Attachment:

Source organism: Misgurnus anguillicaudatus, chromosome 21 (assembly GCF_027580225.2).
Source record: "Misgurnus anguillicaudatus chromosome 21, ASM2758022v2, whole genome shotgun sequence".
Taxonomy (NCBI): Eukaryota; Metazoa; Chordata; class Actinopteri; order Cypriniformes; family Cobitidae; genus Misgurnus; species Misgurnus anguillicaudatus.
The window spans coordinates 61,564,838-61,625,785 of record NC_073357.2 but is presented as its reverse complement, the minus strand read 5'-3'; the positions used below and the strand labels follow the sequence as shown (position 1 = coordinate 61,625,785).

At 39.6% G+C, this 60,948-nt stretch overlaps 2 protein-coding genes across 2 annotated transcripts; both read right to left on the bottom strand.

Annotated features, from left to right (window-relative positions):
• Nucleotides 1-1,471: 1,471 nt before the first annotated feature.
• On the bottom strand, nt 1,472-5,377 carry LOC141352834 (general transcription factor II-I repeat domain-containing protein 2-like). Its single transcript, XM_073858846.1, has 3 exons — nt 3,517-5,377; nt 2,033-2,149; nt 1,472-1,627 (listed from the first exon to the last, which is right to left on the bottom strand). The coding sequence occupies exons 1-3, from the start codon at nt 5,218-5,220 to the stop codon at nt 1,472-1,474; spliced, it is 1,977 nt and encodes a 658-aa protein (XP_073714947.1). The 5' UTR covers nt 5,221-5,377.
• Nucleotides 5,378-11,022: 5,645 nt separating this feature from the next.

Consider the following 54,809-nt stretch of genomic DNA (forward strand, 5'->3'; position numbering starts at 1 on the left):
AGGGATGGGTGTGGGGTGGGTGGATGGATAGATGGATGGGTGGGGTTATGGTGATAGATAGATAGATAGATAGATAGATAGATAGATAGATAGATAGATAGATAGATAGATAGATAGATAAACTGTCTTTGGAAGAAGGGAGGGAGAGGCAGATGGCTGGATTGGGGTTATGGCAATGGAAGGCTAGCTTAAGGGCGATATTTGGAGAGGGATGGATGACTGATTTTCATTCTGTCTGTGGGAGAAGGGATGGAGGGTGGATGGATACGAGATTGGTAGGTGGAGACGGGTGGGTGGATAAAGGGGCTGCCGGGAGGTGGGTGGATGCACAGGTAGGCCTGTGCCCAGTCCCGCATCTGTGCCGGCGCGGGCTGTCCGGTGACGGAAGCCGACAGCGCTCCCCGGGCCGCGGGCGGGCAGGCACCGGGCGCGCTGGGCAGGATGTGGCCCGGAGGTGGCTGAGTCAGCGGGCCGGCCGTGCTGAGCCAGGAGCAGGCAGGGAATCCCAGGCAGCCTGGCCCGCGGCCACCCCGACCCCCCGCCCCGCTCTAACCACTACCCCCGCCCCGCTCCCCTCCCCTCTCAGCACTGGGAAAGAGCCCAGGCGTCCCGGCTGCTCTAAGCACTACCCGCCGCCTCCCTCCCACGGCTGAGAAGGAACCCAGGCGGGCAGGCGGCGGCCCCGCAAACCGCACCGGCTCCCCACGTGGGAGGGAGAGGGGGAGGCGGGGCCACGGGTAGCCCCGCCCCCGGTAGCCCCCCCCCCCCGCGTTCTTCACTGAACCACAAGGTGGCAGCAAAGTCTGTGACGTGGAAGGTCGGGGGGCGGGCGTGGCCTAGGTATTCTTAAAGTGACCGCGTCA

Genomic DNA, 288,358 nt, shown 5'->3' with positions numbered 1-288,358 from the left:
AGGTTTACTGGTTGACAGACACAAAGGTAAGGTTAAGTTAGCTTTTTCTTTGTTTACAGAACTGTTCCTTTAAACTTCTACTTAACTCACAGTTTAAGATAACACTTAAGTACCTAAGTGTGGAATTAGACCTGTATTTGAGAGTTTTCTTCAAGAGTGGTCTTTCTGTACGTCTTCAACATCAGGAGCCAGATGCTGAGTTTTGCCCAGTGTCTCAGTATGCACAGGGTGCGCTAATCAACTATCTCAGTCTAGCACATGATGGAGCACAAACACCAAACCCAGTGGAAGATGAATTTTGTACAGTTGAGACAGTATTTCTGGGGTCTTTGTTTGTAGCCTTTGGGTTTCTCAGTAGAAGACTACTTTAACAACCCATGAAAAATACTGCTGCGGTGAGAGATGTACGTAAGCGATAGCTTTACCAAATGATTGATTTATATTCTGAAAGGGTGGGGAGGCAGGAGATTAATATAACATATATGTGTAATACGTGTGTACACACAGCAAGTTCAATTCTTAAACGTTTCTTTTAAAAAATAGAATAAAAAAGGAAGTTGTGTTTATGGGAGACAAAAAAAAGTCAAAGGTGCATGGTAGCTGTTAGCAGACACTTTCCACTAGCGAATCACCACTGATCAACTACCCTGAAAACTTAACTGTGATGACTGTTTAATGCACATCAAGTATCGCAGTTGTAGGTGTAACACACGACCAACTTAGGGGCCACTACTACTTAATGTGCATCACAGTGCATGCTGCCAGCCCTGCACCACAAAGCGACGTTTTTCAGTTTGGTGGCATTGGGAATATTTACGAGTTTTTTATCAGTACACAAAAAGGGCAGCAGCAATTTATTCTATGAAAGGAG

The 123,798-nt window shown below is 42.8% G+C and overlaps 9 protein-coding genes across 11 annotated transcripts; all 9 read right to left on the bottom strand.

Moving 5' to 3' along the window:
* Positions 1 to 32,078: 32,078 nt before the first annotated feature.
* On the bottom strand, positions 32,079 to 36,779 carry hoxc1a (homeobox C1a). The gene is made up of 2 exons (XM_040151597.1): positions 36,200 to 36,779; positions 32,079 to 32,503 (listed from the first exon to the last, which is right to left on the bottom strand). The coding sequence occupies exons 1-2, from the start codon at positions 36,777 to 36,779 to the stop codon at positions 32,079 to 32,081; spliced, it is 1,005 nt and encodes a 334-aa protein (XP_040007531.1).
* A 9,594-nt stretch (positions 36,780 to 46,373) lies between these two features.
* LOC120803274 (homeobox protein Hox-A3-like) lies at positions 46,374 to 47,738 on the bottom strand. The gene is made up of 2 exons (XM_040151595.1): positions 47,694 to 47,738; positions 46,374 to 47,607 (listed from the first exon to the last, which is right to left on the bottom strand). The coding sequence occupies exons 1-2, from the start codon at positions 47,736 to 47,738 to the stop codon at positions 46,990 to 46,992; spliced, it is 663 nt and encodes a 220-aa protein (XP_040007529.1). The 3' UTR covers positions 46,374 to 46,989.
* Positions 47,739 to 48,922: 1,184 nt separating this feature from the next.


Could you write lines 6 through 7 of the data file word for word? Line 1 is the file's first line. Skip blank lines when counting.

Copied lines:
Annotated features, from left to right (window-relative positions):
• Nucleotides 1-1,471: 1,471 nt before the first annotated feature.